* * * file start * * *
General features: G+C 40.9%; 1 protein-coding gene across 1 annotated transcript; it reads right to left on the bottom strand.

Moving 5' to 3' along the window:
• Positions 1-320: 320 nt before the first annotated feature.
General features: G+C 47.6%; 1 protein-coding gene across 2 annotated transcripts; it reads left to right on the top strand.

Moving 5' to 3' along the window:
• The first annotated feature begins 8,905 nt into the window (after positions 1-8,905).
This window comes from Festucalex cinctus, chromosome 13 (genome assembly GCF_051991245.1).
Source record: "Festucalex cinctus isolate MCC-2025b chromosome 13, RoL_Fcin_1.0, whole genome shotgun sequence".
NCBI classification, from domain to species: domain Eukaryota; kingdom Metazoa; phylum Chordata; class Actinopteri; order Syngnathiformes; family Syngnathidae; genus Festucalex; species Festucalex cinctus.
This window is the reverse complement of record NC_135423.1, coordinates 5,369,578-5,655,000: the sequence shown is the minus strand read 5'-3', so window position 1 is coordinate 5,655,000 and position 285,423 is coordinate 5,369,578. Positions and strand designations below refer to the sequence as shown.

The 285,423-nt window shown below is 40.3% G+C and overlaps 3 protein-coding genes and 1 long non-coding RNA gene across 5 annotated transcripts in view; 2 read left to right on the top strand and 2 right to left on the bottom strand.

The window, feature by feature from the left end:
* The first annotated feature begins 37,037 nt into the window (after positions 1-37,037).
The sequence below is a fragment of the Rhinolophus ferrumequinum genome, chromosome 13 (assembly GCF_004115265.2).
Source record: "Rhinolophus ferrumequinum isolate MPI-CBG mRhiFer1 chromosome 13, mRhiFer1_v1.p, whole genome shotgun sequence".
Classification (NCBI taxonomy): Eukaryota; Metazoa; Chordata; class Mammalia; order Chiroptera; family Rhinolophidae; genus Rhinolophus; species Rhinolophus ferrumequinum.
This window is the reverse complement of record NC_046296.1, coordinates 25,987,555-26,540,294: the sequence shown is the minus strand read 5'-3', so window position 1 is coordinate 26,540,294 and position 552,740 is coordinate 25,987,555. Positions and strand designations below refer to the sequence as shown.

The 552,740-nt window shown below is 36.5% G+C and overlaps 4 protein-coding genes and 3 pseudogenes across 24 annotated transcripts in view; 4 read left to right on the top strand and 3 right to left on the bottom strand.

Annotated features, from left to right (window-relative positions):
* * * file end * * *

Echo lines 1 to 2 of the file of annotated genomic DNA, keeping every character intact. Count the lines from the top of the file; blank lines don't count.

General features: G+C 40.9%; 1 protein-coding gene across 1 annotated transcript; it reads right to left on the bottom strand.

Moving 5' to 3' along the window: